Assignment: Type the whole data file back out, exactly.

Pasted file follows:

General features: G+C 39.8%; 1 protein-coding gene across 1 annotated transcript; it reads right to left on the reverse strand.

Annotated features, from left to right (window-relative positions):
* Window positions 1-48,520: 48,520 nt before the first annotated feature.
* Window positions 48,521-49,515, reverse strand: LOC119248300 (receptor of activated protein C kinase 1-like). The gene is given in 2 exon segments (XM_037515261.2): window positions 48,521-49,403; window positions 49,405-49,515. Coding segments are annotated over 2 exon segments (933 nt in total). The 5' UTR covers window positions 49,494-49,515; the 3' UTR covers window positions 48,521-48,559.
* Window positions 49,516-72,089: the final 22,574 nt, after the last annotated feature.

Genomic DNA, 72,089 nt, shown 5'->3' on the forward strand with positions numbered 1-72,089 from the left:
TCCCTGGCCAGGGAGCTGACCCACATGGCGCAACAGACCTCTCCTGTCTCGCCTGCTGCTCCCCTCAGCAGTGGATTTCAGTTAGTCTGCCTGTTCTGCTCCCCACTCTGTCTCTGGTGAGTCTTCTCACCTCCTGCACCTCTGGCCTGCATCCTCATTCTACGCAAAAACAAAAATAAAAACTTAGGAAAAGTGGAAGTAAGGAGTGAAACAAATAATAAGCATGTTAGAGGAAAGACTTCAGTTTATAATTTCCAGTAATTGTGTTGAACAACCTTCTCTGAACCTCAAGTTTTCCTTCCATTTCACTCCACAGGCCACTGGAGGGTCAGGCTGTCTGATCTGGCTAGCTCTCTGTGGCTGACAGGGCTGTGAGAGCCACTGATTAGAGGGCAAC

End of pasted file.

General features: G+C 39.8%; 1 protein-coding gene across 1 annotated transcript; it reads right to left on the reverse strand.

Annotated features, from left to right (window-relative positions):
* Window positions 1-48,520: 48,520 nt before the first annotated feature.
* Window positions 48,521-49,515, reverse strand: LOC119248300 (receptor of activated protein C kinase 1-like). The gene is given in 2 exon segments (XM_037515261.2): window positions 48,521-49,403; window positions 49,405-49,515. Coding segments are annotated over 2 exon segments (933 nt in total). The 5' UTR covers window positions 49,494-49,515; the 3' UTR covers window positions 48,521-48,559.
* Window positions 49,516-72,089: the final 22,574 nt, after the last annotated feature.

Genomic DNA, 72,089 nt, shown 5'->3' on the forward strand with positions numbered 1-72,089 from the left:
TCCCTGGCCAGGGAGCTGACCCACATGGCGCAACAGACCTCTCCTGTCTCGCCTGCTGCTCCCCTCAGCAGTGGATTTCAGTTAGTCTGCCTGTTCTGCTCCCCACTCTGTCTCTGGTGAGTCTTCTCACCTCCTGCACCTCTGGCCTGCATCCTCATTCTACGCAAAAACAAAAATAAAAACTTAGGAAAAGTGGAAGTAAGGAGTGAAACAAATAATAAGCATGTTAGAGGAAAGACTTCAGTTTATAATTTCCAGTAATTGTGTTGAACAACCTTCTCTGAACCTCAAGTTTTCCTTCCATTTCACTCCACAGGCCACTGGAGGGTCAGGCTGTCTGATCTGGCTAGCTCTCTGTGGCTGACAGGGCTGTGAGAGCCACTGATTAGAGGGCAAC